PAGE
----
Xochimilco is located southeast of Mexico City, and since ancient times it has been home to 14 native peoples responsible for preserving features of their traditional indigenous culture. These women and men honor the Nahuatl name of this municipality, which in Spanish translates as “land of flowers”. Here nature emerges among the chinampas. Despite being in one of the largest cities in the world, an endemic salamander that has the ability to regenerate its body parts, called ajolote, lives in Xochimilco.
In Xochimilco, culture is alive, so alive that all kinds of pre-Hispanic rites are celebrated here, such as the Day of the Dead or the annual celebration of the Most Beautiful Flower of the Ejido.
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Regarding the chinampas, we can say that they are a kind of rafts where flowers and vegetables are grown on the surface of the lake. To visit them, you have to take a trip of approximately 184 km on a trajinera that navigates through the lake’s canals. These aquatic plots are so unique that in 1987 UNESCO declared them a World Cultural Heritage Site.
Here in every nook and cranny, there is a different flower, and although sometimes they are not so visible, an animal is hidden among the greenery. Among the most notable species are tilapia, freshwater mojarra, and of course, the ajolotes. On the other hand, there are more than 100 types of birds, some of them migratory. But let’s go by parts-
Bees in Xochimilco
In Xochimilco there is a chinampa with an apiary. This experience, made by Rutopía, can be lived thanks to a special trajinera tour, made to know the world of this fascinating insect. During the trip through the waters of Xochimilco, the importance of bees for the pollination of flowers is explained.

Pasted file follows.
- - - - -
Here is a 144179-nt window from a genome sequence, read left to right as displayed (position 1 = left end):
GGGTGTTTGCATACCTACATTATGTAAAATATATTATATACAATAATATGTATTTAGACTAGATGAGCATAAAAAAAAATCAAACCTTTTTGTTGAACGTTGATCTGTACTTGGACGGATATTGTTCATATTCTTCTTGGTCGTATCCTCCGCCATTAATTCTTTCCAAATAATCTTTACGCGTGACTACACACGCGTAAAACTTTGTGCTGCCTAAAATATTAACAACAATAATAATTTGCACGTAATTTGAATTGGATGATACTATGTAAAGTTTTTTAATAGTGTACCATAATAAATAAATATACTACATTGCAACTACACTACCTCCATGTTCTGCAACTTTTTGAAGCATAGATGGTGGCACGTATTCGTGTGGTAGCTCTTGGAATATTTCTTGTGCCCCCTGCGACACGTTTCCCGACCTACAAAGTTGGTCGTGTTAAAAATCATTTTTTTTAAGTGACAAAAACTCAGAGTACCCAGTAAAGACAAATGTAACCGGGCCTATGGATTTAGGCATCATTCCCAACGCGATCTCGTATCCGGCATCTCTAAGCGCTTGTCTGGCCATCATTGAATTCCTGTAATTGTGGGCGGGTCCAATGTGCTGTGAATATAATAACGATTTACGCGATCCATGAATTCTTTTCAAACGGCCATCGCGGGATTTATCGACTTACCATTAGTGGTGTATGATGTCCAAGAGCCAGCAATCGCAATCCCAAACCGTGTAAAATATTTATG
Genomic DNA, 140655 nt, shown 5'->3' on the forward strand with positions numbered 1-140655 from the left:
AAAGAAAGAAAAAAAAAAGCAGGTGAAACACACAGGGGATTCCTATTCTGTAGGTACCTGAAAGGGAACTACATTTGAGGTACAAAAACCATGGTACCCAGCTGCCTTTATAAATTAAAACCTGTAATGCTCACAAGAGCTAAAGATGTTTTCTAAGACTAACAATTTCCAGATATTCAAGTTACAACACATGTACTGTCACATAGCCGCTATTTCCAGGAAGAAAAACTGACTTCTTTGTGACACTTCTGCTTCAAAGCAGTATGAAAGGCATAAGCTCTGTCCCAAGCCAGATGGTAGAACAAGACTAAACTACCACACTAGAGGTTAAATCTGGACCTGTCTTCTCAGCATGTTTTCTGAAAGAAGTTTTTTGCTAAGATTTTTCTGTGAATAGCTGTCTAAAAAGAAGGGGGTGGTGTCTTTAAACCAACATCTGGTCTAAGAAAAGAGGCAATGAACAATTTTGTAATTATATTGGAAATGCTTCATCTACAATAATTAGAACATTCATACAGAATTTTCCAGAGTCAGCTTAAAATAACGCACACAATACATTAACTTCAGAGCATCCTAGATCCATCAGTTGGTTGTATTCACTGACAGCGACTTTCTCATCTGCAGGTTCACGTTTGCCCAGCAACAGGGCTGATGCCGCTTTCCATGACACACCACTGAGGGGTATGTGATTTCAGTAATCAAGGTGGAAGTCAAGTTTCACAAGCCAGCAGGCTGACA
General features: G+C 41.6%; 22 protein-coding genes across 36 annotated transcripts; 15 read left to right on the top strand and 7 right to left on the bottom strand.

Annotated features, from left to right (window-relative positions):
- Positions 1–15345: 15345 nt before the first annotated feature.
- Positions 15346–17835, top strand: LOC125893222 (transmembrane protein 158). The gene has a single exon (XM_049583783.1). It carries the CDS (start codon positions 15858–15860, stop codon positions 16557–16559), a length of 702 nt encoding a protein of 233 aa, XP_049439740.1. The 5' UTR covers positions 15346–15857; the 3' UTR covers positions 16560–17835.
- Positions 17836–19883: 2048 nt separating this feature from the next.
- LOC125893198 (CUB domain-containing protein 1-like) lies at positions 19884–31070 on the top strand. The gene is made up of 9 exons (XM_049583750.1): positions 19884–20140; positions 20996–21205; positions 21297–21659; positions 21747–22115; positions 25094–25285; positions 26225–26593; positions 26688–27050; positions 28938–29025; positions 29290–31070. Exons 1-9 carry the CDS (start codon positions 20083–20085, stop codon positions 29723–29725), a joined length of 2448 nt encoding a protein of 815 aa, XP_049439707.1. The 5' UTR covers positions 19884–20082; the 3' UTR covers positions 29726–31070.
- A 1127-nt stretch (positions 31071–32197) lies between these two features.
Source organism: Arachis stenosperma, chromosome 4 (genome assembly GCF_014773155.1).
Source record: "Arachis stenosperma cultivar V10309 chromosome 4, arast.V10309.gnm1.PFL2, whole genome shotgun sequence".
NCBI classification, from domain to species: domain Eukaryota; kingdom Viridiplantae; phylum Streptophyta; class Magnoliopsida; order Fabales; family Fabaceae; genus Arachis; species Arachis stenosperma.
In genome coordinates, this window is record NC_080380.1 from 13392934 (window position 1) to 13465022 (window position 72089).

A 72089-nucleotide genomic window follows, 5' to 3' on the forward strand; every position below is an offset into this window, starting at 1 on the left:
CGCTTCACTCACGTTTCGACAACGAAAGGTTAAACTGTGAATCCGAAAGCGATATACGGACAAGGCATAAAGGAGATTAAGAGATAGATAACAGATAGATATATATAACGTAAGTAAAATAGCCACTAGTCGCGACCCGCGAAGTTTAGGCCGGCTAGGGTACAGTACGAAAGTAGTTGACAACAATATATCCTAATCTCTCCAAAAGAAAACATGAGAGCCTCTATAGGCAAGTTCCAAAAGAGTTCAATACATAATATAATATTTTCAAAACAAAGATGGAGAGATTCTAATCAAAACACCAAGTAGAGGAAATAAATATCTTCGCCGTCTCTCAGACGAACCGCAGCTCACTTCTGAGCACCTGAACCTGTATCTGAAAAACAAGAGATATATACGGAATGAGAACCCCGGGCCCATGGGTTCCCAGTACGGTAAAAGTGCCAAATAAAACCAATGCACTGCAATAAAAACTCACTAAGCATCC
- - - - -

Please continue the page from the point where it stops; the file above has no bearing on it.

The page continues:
On the other hand, for those who want to go deeper, experts give a workshop that allows visitors to see a beehive up close and taste four types of honey.
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Salamanders in Xochimilco
Ajolotes (or axolotls) are a species of salamanders endemic to Mexico City. That is, it is a species that lives exclusively in the Valley of Mexico. Its name means “aquatic monster” in Nahuatl. This small animal is in critical danger of extinction due to the pollution of the canals of Xochimilco.
Fortunately, Mexico has several programs to conserve this animal and its habitat. Part of the conservation measures is to encourage ecotourism. To contribute to these significant initiatives, Rutopía offers a small tour within the National Protected Area Ejidos de Xochimilco in the Apantle demonstration chinampa. This is a refuge for the salamander that seeks to avoid water contamination and promotes the conservation of trees.
The canals of Xochimilco still retain an air typical of Mexico’s magical towns. Animal conservation is only part of what this tourist destination has to offer.